Murders In The Rue Morgue Essay

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Did you know that there is a total of thirteen different scientists that have an element on the Periodic Table named for them? Curie, Einstein, Fermi, Mendeleev, Nobel, Lawrence, Rutherford, Seaborg, Bohr, Meitner, Rontgen, Copernicus, and Livermore all may have been world-renowned physicists and chemists with elements 96, 99, 100, 101, 102, 103, 104, 106, 107, 109, 111, 112, and 116 named for them, respectively. However, there is one trait that they would have been nobodies without: all of these chemists made a discovery that required them to think outside the box with the power of the mind. The power of the mind has proven as a trait in numerous humans and is required for many occupations. It even stretches into literature, in which every detective story, regardless of length, contains an ingenious and genius detective, and an assistant, who solve a thrilling mystery. In the Edgar Allan Poe’s revolutionary detective novella, “The Murders in the Rue Morgue”, the power of the mind is the central theme. This claim is centrally…show more content…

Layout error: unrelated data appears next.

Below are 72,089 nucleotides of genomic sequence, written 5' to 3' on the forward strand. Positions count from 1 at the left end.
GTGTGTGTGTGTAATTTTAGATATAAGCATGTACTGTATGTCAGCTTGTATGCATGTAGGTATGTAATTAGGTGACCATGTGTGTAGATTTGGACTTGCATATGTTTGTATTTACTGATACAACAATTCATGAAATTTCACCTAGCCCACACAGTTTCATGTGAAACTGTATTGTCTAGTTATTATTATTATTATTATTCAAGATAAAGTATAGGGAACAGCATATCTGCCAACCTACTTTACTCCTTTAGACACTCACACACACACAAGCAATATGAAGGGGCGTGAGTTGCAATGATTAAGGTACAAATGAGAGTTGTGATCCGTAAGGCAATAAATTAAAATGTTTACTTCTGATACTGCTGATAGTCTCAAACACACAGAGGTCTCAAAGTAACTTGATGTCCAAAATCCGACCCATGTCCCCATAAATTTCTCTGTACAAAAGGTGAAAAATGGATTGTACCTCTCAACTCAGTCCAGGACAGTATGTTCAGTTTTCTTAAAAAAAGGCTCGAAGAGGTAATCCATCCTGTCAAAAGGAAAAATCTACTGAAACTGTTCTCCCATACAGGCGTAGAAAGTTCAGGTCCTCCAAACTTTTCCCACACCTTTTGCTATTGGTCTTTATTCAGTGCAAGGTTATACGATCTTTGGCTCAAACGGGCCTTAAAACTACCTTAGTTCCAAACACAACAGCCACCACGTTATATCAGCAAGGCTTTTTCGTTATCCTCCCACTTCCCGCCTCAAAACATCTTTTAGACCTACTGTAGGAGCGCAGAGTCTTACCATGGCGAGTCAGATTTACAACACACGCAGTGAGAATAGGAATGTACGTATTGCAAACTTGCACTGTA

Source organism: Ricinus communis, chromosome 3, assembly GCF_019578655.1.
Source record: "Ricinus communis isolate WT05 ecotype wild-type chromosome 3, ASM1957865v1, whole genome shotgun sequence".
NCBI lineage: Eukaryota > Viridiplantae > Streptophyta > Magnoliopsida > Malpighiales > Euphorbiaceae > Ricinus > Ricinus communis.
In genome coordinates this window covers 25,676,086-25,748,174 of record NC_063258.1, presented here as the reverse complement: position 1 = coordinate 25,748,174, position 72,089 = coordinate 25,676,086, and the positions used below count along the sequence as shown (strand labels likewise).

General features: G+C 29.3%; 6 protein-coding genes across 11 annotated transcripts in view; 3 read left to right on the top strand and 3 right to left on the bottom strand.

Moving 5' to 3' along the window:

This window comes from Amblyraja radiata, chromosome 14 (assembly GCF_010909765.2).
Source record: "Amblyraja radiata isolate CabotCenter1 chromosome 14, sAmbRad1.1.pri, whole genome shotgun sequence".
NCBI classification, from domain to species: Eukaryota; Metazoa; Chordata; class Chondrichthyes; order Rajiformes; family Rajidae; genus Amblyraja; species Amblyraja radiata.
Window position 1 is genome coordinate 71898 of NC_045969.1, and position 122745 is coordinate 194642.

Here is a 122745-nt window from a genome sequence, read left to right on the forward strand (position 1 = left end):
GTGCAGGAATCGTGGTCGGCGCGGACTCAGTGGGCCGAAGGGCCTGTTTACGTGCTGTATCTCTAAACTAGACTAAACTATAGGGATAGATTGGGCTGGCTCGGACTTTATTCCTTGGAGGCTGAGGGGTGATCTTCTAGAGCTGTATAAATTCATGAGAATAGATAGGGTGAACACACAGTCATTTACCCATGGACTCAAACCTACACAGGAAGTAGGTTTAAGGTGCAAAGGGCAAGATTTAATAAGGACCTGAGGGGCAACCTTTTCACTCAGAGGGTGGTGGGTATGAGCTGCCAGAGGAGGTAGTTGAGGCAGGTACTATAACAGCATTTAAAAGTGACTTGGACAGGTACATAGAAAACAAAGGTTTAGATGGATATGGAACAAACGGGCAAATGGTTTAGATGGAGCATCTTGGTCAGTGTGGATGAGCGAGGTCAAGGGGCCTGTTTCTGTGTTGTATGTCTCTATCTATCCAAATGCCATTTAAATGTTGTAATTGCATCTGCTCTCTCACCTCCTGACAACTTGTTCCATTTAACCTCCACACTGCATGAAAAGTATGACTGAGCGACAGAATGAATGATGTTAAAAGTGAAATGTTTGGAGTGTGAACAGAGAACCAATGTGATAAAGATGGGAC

The common interest of Dupin and the narrator for grotesqueries leads them to using their mental brawn, which leads the French detective to utilizing such power in solving the case, in which the intelligent orangutan was the criminal. Of the thirteen scientists mentioned in the opening paragraph, six won the Nobel Prize in Physics and two won the same award in Chemistry, all of whom won that award by thinking outside the box and making an outstanding discovery. Throughout the text, all three of the major characters utilized this same technique of thinking outside the box: C. Auguste Dupin and the narrator by using it to solve the murder and the orangutan by connecting his thoughts and hiding. Perhaps, when thinking deeply, such mental brawn can be found in any

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